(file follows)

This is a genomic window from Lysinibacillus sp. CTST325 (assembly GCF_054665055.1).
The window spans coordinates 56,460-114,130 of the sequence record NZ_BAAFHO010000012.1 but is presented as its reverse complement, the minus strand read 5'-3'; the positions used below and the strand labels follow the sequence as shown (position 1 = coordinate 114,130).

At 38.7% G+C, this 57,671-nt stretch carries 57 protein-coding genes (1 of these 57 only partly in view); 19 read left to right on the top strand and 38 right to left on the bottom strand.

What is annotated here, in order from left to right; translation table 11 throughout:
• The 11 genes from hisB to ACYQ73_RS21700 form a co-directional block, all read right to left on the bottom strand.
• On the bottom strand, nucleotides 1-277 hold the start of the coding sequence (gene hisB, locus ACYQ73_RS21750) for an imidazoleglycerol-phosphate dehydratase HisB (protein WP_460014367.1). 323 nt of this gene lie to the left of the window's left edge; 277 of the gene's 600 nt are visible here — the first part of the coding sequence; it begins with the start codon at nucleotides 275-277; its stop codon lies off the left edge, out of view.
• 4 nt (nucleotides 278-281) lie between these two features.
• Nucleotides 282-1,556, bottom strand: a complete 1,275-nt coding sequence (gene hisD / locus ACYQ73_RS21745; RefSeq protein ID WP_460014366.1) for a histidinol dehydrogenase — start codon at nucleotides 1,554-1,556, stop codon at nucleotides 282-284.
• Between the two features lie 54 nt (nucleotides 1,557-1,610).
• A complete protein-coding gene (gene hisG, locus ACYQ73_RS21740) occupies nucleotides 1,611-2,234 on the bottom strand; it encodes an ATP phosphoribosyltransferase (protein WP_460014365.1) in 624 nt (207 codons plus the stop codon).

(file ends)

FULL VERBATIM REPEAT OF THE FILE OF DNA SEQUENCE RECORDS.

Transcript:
This is a genomic window from Lysinibacillus sp. CTST325 (assembly GCF_054665055.1).
The window spans coordinates 56,460-114,130 of the sequence record NZ_BAAFHO010000012.1 but is presented as its reverse complement, the minus strand read 5'-3'; the positions used below and the strand labels follow the sequence as shown (position 1 = coordinate 114,130).

At 38.7% G+C, this 57,671-nt stretch carries 57 protein-coding genes (1 of these 57 only partly in view); 19 read left to right on the top strand and 38 right to left on the bottom strand.

What is annotated here, in order from left to right; translation table 11 throughout:
• The 11 genes from hisB to ACYQ73_RS21700 form a co-directional block, all read right to left on the bottom strand.
• On the bottom strand, nucleotides 1-277 hold the start of the coding sequence (gene hisB, locus ACYQ73_RS21750) for an imidazoleglycerol-phosphate dehydratase HisB (protein WP_460014367.1). 323 nt of this gene lie to the left of the window's left edge; 277 of the gene's 600 nt are visible here — the first part of the coding sequence; it begins with the start codon at nucleotides 275-277; its stop codon lies off the left edge, out of view.
• 4 nt (nucleotides 278-281) lie between these two features.
• Nucleotides 282-1,556, bottom strand: a complete 1,275-nt coding sequence (gene hisD / locus ACYQ73_RS21745; RefSeq protein ID WP_460014366.1) for a histidinol dehydrogenase — start codon at nucleotides 1,554-1,556, stop codon at nucleotides 282-284.
• Between the two features lie 54 nt (nucleotides 1,557-1,610).
• A complete protein-coding gene (gene hisG, locus ACYQ73_RS21740) occupies nucleotides 1,611-2,234 on the bottom strand; it encodes an ATP phosphoribosyltransferase (protein WP_460014365.1) in 624 nt (207 codons plus the stop codon).